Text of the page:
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Agriculture Law: dzur nuisanceimmunity

Agriculture Law: dzur nuisanceimmunity

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A research project from The National Center for Agricultural Law Research and Information of the University of Arkansas School of Law • 
NatAgLaw@uark.edu
(479) 575-7646
An Agricultural Law Research Article
Nuisance Immunity Provided by Iowa’s Right-to-FarmStatute: A Taking Without Just Compensation
by
Stephanie L. Dzur
February 2004
www.NationalAgLawCenter.org
 
A National AgLaw Center Research Article
NUISANCE IMMUNITY PROVIDED BY IOWA’SRIGHT-TO-FARM STATUTE: A TakingWITHOUT JUST COMPENSATION?
Stephanie L. Dzur
Attorney at Law
Introduction
To preserve farmlands, agricultural protection laws, commonly known as right-to-farm laws,have been enacted in all fifty states.
1
The right-to-farm laws seek to adjust legal rights betweencompeting property interests by protecting agriculture from nuisance claims, and is one way in whichthe important public policy of preserving land for agricultural uses is effectuated.
2
Some modern trends in livestock production particularly animal feeding operations, haveplaced increased burdens on the environment and raised health and safety, as well as aesthetic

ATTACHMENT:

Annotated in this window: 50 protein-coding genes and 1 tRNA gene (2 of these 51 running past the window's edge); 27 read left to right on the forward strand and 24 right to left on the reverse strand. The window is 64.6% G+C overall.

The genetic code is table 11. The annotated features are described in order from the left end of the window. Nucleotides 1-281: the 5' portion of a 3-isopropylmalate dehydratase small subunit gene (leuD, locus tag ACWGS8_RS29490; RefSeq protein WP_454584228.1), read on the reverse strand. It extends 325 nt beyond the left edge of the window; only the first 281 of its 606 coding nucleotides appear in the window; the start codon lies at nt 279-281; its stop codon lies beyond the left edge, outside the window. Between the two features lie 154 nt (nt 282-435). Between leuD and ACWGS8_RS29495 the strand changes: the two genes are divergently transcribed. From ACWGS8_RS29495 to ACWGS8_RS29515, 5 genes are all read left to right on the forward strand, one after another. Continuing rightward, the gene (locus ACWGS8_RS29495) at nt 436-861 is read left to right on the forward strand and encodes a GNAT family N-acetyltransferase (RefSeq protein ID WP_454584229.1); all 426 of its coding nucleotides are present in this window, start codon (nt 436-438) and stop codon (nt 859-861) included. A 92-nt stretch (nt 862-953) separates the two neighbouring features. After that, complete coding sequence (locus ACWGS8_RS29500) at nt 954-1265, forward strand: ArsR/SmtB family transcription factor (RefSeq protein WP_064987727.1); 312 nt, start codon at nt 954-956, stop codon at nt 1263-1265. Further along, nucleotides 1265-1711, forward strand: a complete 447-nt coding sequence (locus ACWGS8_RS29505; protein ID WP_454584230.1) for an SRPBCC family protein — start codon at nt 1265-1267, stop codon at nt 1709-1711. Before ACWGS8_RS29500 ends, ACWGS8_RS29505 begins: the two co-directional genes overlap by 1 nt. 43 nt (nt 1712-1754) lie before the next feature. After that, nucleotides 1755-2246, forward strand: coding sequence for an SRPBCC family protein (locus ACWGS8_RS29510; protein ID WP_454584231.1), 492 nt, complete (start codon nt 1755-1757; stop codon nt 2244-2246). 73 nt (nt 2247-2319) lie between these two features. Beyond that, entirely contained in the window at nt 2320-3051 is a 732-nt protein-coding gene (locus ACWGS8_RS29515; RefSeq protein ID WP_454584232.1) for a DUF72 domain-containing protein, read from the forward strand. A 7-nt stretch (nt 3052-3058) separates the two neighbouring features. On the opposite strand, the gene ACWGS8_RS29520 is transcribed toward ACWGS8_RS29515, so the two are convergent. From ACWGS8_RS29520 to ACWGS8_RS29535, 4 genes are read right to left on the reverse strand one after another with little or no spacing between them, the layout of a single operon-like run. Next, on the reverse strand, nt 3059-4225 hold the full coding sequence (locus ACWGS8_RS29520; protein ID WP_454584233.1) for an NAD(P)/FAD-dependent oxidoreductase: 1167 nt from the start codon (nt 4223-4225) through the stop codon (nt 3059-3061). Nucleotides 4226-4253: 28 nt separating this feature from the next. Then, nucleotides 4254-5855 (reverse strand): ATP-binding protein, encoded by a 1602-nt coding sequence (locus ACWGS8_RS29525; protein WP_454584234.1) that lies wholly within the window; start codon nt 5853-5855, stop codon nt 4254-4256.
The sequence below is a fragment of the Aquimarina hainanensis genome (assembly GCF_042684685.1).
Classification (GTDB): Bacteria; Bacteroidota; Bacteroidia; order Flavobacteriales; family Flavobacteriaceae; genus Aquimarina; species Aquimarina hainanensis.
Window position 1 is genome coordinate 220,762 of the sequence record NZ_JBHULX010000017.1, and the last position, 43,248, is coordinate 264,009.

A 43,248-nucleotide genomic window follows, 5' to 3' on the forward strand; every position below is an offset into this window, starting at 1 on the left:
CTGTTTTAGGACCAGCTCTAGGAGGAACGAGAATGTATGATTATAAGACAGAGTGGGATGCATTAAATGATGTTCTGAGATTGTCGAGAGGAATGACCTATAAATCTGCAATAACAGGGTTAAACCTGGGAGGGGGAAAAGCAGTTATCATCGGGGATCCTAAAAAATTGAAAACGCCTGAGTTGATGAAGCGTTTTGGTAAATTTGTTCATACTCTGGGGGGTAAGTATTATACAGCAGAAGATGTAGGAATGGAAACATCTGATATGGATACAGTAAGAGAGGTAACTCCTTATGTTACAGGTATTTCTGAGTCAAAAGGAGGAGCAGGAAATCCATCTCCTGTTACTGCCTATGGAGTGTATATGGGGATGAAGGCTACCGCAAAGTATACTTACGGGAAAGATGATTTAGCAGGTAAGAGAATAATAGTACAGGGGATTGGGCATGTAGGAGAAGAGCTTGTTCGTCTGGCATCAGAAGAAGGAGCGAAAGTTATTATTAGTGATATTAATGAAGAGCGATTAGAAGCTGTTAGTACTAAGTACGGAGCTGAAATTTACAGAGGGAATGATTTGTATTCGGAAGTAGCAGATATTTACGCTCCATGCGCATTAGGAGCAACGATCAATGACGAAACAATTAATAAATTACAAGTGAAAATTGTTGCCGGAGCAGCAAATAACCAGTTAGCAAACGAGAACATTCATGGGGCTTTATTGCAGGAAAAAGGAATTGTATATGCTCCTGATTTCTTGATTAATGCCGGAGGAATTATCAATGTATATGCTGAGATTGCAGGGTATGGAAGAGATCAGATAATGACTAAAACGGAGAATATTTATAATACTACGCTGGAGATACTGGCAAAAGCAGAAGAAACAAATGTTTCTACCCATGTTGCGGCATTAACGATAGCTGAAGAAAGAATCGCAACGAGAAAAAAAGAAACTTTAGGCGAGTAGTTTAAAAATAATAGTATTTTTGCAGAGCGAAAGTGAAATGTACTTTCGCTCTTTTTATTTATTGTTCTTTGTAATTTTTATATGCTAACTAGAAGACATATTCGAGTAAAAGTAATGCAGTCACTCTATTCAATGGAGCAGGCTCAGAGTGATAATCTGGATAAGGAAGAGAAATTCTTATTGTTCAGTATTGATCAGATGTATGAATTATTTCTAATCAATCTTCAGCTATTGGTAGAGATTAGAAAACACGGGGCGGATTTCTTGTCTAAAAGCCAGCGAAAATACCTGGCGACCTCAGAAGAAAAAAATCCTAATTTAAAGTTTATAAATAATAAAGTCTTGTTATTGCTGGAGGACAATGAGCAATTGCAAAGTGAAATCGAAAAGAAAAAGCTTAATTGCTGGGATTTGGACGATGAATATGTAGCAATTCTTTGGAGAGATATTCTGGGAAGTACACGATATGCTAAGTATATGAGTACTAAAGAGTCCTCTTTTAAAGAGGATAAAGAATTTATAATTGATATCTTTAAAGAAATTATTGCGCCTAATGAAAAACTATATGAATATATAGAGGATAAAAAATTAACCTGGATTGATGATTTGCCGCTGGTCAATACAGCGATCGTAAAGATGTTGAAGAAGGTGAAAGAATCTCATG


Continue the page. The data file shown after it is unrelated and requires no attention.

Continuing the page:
3
concerns. These changes in agriculture have in turn brought about concerns regarding the laws thatprotect land used for agricultural operations, whether they might have gone too far or are evenserving their fundamental purposes.
4
As the United States Supreme Court has recently become more protective of private propertyrights, the Constitution has emerged as a new weapon to strike at right-to-farm laws. In
Bormann v.Board of Supervisors,
the Iowa Supreme Court held that an Iowa statute giving immunity from
1.
See 
Neil Hamilton & David Bolte,
Nuisance Law and Livestock Production in the United States: A Fifty-State Analysis 
, 10 J. A
GRIC
. T
AX
N
& L. 99 (1988).
2.
Alexander A. Reinert, Note,
The Right to Farm: Hog-Tied and Nuisance Bound 
, 73 N.Y.U. L. R
EV
.1694 (1998) [hereinafter
Hog-Tied and Nuisance Bound 
] (overview, purpose and critical examination of right-to-farm laws).
3.
See 
Neil Hamilton,
A Changing Agricultural Law for a Changing Agriculture 
, 4 D
RAKE
J. A
GRIC
.L 41 (1999) (“[A] North Dakota district court recently ruled in a ‘citizen suit’ that a large swine facility is not afarm operation but rather a ‘pig factory’ that must meet industrial waste handling standards. [citation omitted]Court cases such as these will continue to scrutinize the nature of the agricultural system being created andwill test how traditional legal rules apply to this evolving system.”);
See also 
John D. Burns, Comment:
The Eight Million Little Pigs–a Cautionary Tale: Statutory and Regulatory Responses to Concentrated Hog Farming 
, 31 W
AKE
F
OREST
L. R
EV
. (1996).
4.
See 
Neil Hamilton,
Right-to-Farm Laws Reconsidered: Ten Reasons Why Legislative Efforts to Resolve Agricultural Nuisances May Be Ineffective,
3 D
RAKE
J. A
GRIC
. L 103;
See also Hog-Tied and Nuisance Bound 
,
supra 
note 2.
5.
Bormann v. Board of Sup'rs, 584 N.W.2d 309 (1998),
cert. denied 
, Girres v. Bormann, 525 U.S.1172 (1999).
1